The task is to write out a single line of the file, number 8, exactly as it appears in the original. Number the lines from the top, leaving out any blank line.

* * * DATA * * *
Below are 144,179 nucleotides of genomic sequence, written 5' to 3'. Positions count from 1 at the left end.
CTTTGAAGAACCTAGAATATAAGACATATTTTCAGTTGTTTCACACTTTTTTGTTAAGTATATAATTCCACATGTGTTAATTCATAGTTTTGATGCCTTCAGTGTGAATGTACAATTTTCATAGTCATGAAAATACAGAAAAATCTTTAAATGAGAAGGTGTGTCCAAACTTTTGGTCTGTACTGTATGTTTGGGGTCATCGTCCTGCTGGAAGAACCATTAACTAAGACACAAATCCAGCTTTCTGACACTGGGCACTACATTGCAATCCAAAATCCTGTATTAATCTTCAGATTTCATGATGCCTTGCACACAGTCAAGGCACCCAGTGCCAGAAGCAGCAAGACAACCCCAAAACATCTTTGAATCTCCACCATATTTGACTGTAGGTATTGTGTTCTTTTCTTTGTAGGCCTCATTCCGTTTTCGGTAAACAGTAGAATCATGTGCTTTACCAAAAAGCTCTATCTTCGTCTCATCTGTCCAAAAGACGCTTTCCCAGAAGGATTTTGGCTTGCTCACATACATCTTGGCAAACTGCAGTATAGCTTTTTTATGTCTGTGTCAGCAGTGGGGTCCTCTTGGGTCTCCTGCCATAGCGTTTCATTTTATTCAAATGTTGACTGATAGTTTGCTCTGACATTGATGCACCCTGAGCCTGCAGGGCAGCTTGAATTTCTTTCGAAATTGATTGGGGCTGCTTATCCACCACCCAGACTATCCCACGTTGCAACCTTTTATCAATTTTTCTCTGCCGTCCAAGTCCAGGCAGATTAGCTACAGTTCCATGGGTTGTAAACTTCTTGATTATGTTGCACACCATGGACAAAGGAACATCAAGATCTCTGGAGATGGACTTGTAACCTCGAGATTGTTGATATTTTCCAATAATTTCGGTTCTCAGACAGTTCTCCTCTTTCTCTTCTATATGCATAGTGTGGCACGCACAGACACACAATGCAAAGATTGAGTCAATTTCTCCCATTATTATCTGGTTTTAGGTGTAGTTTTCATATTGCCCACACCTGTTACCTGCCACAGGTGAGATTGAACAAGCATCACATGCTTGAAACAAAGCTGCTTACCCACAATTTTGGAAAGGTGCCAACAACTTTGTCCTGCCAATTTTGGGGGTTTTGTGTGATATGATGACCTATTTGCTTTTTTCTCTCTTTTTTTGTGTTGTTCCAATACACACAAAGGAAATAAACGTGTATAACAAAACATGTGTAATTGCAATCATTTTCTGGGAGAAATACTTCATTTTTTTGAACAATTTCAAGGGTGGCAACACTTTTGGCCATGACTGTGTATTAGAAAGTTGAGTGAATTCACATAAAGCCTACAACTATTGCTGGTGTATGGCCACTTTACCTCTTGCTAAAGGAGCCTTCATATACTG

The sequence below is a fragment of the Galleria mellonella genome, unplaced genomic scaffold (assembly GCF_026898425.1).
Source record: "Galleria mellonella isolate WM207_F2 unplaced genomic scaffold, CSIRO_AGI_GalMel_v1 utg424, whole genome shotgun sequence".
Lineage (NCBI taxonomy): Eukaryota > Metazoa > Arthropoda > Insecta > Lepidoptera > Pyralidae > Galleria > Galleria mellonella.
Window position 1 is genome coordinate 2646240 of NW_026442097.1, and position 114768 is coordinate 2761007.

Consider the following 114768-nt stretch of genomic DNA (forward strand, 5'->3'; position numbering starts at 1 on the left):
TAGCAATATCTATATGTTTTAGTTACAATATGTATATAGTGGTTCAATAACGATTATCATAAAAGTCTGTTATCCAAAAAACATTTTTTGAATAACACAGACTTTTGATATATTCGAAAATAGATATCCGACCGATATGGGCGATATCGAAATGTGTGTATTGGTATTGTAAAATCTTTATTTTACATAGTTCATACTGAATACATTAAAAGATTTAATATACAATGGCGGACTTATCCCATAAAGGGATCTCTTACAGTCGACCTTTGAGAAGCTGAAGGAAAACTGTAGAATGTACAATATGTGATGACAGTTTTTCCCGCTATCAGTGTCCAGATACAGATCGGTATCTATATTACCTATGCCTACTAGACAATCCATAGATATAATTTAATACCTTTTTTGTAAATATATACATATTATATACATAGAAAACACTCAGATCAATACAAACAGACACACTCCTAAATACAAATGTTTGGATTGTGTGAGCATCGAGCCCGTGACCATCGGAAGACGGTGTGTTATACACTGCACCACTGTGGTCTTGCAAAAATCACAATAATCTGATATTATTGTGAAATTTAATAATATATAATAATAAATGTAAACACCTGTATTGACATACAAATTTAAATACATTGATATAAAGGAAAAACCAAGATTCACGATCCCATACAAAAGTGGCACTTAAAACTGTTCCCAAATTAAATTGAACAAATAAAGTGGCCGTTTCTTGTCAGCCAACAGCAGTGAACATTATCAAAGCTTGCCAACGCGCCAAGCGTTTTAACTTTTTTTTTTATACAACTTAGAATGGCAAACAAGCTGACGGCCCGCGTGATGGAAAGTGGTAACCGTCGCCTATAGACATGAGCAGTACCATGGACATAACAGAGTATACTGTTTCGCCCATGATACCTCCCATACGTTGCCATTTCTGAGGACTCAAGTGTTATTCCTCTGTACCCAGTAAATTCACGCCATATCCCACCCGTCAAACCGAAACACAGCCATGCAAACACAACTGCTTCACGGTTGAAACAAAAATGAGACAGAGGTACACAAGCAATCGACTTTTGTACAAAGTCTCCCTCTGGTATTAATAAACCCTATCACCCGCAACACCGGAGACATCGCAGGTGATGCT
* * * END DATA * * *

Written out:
TAGCAATATCTATATGTTTTAGTTACAATATGTATATAGTGGTTCAATAACGATTATCATAAAAGTCTGTTATCCAAAAAACATTTTTTGAATAACACAGACTTTTGATATATTCGAAAATAGATATCCGACCGATATGGGCGATATCGAAATGTGTGTATTGGTATTGTAAAATCTTTATTTTACATAGTTCATACTGAATACATTAAAAGATTTAATATACAATGGCGGACTTATCCCATAAAGGGATCTCTTACAGTCGACCTTTGAGAAGCTGAAGGAAAACTGTAGAATGTACAATATGTGATGACAGTTTTTCCCGCTATCAGTGTCCAGATACAGATCGGTATCTATATTACCTATGCCTACTAGACAATCCATAGATATAATTTAATACCTTTTTTGTAAATATATACATATTATATACATAGAAAACACTCAGATCAATACAAACAGACACACTCCTAAATACAAATGTTTGGATTGTGTGAGCATCGAGCCCGTGACCATCGGAAGACGGTGTGTTATACACTGCACCACTGTGGTCTTGCAAAAATCACAATAATCTGATATTATTGTGAAATTTAATAATATATAATAATAAATGTAAACACCTGTATTGACATACAAATTTAAATACATTGATATAAAGGAAAAACCAAGATTCACGATCCCATACAAAAGTGGCACTTAAAACTGTTCCCAAATTAAATTGAACAAATAAAGTGGCCGTTTCTTGTCAGCCAACAGCAGTGAACATTATCAAAGCTTGCCAACGCGCCAAGCGTTTTAACTTTTTTTTTTATACAACTTAGAATGGCAAACAAGCTGACGGCCCGCGTGATGGAAAGTGGTAACCGTCGCCTATAGACATGAGCAGTACCATGGACATAACAGAGTATACTGTTTCGCCCATGATACCTCCCATACGTTGCCATTTCTGAGGACTCAAGTGTTATTCCTCTGTACCCAGTAAATTCACGCCATATCCCACCCGTCAAACCGAAACACAGCCATGCAAACACAACTGCTTCACGGTTGAAACAAAAATGAGACAGAGGTACACAAGCAATCGACTTTTGTACAAAGTCTCCCTCTGGTATTAATAAACCCTATCACCCGCAACACCGGAGACATCGCAGGTGATGCT